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How to Buff a Fiberglass Boat
Whether you are winterizing or just keeping your boat looking good, here are some good tips to get the shine on!

Posted Tuesday, September 20, 2011

How to Buff a Fiberglass Boat
Something to Do It creme cleaner is the first step to an amazing shine on your fiberglass boat.

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Getting a showroom shine seems like a complicated process that should be left to the pros. But, Shurhold Industries simplifies the process, so any boater can restore the glossy shine of their fiberglass by following a few simple steps below. Owners will need removable painter's tape, a 1" paintbrush, microfiber towels, a dual-action polisher, buffing cream, a wool buffing pad, polymer polish/protectant and a foam polishing pad.

First, owners must clean the boat's surface or they'll only be grinding dust and dirt into the gel coat. A great product to use is Something to Do It, a multi-purpose cream cleaner that quickly & safely removes grime & stubborn stains from nearly every surface. Then, they should tape off areas, such as pin stripes and vinyl lettering.

After that, most boaters will have to buff away oxidation before applying a protective layer of polish. To start this process, a thin coating of buffing cream should be applied over a 2' square area with a 1" paintbrush. For the best results, owners should start with a small amount of product and add more along the way if necessary.

Then, using a dual-action polisher/buffer with a wool buffing pad, owners can move over the work area, side to side, then top to bottom. This helps ensure all areas are covered and enables owners to work quickly and effectively without worrying about swirl marks and surface damage. Owners should buff with light pressure at 1,800-2,500 opm until only a minor residue is left. Excess buffing cream can then be removed with a clean, dry microfiber cloth, revealing a deep shine. A slower buffing speed is recommended when working near exposed antennas, lines and horns to prevent damage.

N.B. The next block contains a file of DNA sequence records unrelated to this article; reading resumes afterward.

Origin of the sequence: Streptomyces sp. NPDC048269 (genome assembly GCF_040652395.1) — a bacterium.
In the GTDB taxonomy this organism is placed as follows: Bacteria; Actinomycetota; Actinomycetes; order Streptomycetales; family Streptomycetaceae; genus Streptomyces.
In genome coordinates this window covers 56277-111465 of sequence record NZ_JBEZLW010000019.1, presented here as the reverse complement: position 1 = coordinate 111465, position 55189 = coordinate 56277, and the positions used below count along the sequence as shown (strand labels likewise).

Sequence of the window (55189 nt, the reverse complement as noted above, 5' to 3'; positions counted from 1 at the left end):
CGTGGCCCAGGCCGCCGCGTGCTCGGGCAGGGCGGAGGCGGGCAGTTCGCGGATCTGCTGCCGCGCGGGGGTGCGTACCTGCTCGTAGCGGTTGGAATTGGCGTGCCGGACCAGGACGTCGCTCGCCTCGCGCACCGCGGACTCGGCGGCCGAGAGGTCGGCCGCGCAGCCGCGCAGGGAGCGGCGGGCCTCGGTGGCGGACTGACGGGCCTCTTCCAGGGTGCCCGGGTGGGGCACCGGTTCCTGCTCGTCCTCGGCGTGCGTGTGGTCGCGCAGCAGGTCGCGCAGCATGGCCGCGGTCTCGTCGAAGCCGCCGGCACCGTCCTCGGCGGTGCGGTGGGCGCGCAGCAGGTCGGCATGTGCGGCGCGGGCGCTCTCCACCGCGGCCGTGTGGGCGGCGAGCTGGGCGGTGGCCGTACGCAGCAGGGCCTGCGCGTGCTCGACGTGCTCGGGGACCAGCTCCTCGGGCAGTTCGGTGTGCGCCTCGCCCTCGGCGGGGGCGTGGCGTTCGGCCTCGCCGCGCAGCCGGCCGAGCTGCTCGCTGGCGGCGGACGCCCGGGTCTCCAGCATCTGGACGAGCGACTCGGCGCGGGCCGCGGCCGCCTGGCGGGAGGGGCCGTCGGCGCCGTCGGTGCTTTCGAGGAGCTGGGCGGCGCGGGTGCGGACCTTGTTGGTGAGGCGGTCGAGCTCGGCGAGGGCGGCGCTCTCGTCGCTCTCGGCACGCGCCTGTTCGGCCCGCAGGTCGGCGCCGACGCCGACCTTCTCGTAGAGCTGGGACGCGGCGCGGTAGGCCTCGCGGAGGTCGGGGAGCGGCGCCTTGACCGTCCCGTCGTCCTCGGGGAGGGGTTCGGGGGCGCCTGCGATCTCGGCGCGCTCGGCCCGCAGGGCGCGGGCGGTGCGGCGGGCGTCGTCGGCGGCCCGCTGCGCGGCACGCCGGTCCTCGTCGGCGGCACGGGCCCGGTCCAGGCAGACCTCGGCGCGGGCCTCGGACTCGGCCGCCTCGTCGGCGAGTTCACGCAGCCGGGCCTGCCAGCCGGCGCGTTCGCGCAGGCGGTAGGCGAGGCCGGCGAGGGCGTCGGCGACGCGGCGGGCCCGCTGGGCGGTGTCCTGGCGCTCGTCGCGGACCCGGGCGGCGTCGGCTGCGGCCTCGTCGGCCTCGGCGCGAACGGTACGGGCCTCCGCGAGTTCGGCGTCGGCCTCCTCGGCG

Once the hull is all clean and shiny it is time to protect it. Surface-protectant should be applied to seal the gelcoat and help prevent future oxidation. Polymer-based formulas are easier to use, have a much longer life and guarantee UV protection.

When applying polish, it's best to use a foam polishing pad and multi-speed, dual-action, random-motion polisher. Applying about a quarter-size amount to the pad and then smearing it on the surface prior to turning on the polisher works best. Just like buffing, owners should work in a 2' square area in the same pattern. The polisher should be at a medium high-speed amd the sealer should be worked in until it has almost vanished. Then, excess protectant cream can be removed with a clean, dry microfiber cloth, revealing a deep shine. Now, the vessel should look like it belongs in a showroom.

Shurhold Industries offers all the tools needed to buff a fiberglass boat like a pro. Buff Magic is an excellent tool for removing oxidation, before sealing the fresh surface with Pro Polish Wax. Shurhold's Dual-Action Polisher is great for do-it-yourselfers of all experience levels.

A 22 oz. can of Buff Magic is $28.98, a 16 oz. bottle of Pro Polish Wax is $22.98 and the Dual-Action Polisher is $149.98.

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